Monday, November 17, 2014

My First Time: Lee Upton

My First Time is a regular feature in which writers talk about virgin experiences in their writing and publishing careers, ranging from their first rejection to the moment of holding their first published book in their hands.  Today’s guest is Lee Upton, author of The Tao of Humiliation: Stories (BOA Editions, 2014), and a forthcoming book of poetry, Bottle the Bottles the Bottles the Bottles, this year’s recipient of the Cleveland State University Poetry Center Open Book Prize.  Her work has appeared in The Atlantic MonthlyNew Republic, American Poetry Review, Harvard Review, and DoubleTake.  She is a professor of English and the writer-in-residence at Lafayette College.

My Many First Times

The first time I published anything outside of school publications:
      I had gone to a poetry festival in Grand Rapids, Michigan.  A famous poet at the festival offered to look at poems by those in attendance.  My bus was leaving soon, and so I fought down my shyness and hurried over to him.  After reading my poems he said, without hesitation, “These could be so much worse.”
      That was all the encouragement I needed.  I rode the bus home, writing madly, in love with possibility.  And the poem I wrote on that bus became my first published poem.  It wasn’t a good poem, but that doesn’t matter now.

The first time people laughed when I read aloud something I wrote:
      The poem was called “Jesus on a Tortilla.”  This was before there were so many sightings of that sort.  I thought of the poem as a simple sequence of observations.  But the first time I read it—in a cafeteria somewhere—people laughed and kept laughing.  The poem probably isn’t funny anymore, but the laughter I heard was so unexpected that I was startled.  To be funny felt useful.  It lifted people—and lifted something from them.  Funny was helpful.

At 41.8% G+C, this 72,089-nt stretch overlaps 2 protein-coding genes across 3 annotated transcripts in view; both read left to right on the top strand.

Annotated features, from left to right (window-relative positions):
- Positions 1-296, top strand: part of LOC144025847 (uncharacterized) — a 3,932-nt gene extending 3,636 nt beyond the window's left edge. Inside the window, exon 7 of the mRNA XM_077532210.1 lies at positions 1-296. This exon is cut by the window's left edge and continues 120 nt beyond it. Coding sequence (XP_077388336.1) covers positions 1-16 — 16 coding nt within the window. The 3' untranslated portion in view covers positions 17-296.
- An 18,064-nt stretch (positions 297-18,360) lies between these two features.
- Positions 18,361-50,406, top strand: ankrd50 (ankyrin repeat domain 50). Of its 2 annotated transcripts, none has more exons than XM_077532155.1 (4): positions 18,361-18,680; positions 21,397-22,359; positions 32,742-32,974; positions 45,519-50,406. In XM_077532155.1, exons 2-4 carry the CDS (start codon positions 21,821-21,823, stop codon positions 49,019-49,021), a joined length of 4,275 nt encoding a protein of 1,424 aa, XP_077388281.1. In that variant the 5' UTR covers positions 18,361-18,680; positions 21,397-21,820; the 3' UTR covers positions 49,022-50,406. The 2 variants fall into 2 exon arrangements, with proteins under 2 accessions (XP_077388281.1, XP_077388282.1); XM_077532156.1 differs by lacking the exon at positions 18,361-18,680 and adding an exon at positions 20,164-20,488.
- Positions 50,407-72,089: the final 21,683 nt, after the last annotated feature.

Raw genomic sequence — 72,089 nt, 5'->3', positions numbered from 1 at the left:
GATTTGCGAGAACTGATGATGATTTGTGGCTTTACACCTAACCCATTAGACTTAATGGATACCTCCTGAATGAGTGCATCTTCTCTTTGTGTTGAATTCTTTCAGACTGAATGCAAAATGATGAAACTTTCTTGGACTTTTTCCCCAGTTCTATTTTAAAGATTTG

The first time I learned a book of mine would be published:
      The phone call came from a stranger.  My book was going to be published by the University of Alabama Press.  Thomas Rabbitt spoke to me for a while, explaining what the process of publication involved.  I thanked him and hung up.
      Within an hour I called him back.  It wasn’t one of those cases where I thought that maybe I had received a crank call.  I called him back because I thought I might have hallucinated his call.  When I asked him if he had actually called me, he told me not to worry about thinking I’d hallucinated the call.  He said my reaction was normal, even though it wasn’t.  I’ve always been grateful for his kindness.
      Next I called my mother.  At first I was so excited I could hardly speak.  Then I spoke.  Here’s a basic reprise of the conversation:
      Me: “Mom!  Mom!  I can’t believe it!  My book is going to be published!”
      My mother: “Good for you.  There’s a dog here and she’s in heat.  This dog is in heat.  I’m taking care of Evelyn’s dog and she’s in the garage and tearing down the garage door.  This dog is in heat.”
      And so on.  The entirety of the conversation was about that dog.  That dog in heat.

The first time I held a book I’d written:
      A box of books arrived from the publisher.  I opened the box, pulled out a freshly minted copy of my own book, and sat down on the floor, bewildered.  I knew what books were like, obviously, but somehow it seemed as if my writing—all that yearning—shouldn’t actually fit inside two covers.  I knew I was being idiotic.  Especially because it was a slim little book.  But I sat there on the floor, staring at the book, as if waiting for it to do something.  I’ve never had a similar reaction again, and while I was thankful beyond words to have a book, I was also weirdly baffled beyond words.  Could this be my book—something I could hold in my hands?  Shouldn’t the book inflate and fill the entire room?

The first time I managed to kill off a character:
      I don’t remember the first time.  For the longest time I didn’t think I could allow any character to die.  Then I looked at some of my fiction, saw I’d already done it, and realized: Oh no!  I could call this book Everybody Dies.

The first time I raised a character from the dead:
      In a long-standing version of one of my stories the main character dies.  She kept dying through many revisions—over years.  She stayed dead in a published version of the story.  But when I revised the story for inclusion in The Tao of Humiliation, I couldn’t let her die again and she doesn’t.  I think now that she never should have died and that I just had to work for a very long time to discover how to resurrect her.  That’s one of the wonderful ways in which fiction is not like life.

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